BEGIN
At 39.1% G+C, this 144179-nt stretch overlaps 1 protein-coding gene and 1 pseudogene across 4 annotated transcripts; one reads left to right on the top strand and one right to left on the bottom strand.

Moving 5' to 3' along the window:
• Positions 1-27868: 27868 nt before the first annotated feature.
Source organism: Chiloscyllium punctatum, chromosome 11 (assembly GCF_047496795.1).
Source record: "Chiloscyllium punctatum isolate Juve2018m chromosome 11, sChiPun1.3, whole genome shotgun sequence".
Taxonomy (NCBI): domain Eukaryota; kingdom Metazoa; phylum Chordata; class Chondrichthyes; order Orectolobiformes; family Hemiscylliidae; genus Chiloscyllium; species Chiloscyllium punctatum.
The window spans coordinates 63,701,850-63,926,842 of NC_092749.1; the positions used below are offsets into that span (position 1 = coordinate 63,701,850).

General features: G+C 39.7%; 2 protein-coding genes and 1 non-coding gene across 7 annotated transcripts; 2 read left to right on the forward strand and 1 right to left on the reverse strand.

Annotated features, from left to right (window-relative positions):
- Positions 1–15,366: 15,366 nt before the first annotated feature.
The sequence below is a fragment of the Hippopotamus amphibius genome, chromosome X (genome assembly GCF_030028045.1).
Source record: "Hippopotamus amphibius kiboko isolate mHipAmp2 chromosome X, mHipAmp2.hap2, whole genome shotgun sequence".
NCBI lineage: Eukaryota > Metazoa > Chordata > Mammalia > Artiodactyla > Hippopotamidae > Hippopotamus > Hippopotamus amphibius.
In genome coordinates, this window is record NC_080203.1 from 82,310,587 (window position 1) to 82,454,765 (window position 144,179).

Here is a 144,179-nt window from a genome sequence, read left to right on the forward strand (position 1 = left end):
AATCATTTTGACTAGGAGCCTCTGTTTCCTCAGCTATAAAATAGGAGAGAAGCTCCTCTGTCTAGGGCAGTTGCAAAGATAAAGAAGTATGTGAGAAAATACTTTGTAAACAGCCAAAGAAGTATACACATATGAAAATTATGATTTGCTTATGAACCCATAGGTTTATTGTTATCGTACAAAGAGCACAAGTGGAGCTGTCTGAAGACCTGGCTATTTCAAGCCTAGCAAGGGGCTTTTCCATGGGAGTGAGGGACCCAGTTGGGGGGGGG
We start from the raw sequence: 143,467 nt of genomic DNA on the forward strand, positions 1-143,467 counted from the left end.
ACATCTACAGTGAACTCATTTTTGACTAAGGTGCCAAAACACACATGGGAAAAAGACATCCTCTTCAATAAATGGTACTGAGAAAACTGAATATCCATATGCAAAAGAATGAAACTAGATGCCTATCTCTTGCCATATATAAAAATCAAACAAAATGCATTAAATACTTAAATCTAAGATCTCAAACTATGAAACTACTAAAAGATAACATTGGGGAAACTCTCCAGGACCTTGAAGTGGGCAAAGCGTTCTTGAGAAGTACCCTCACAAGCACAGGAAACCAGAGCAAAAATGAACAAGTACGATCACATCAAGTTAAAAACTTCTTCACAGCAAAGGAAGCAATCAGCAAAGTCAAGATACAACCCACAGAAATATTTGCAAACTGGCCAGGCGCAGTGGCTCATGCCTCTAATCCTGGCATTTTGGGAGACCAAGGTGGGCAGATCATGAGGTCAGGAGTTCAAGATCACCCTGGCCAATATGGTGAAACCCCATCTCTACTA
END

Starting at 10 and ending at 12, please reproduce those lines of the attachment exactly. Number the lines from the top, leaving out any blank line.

- Positions 1–15,366: 15,366 nt before the first annotated feature.
The sequence below is a fragment of the Hippopotamus amphibius genome, chromosome X (genome assembly GCF_030028045.1).
Source record: "Hippopotamus amphibius kiboko isolate mHipAmp2 chromosome X, mHipAmp2.hap2, whole genome shotgun sequence".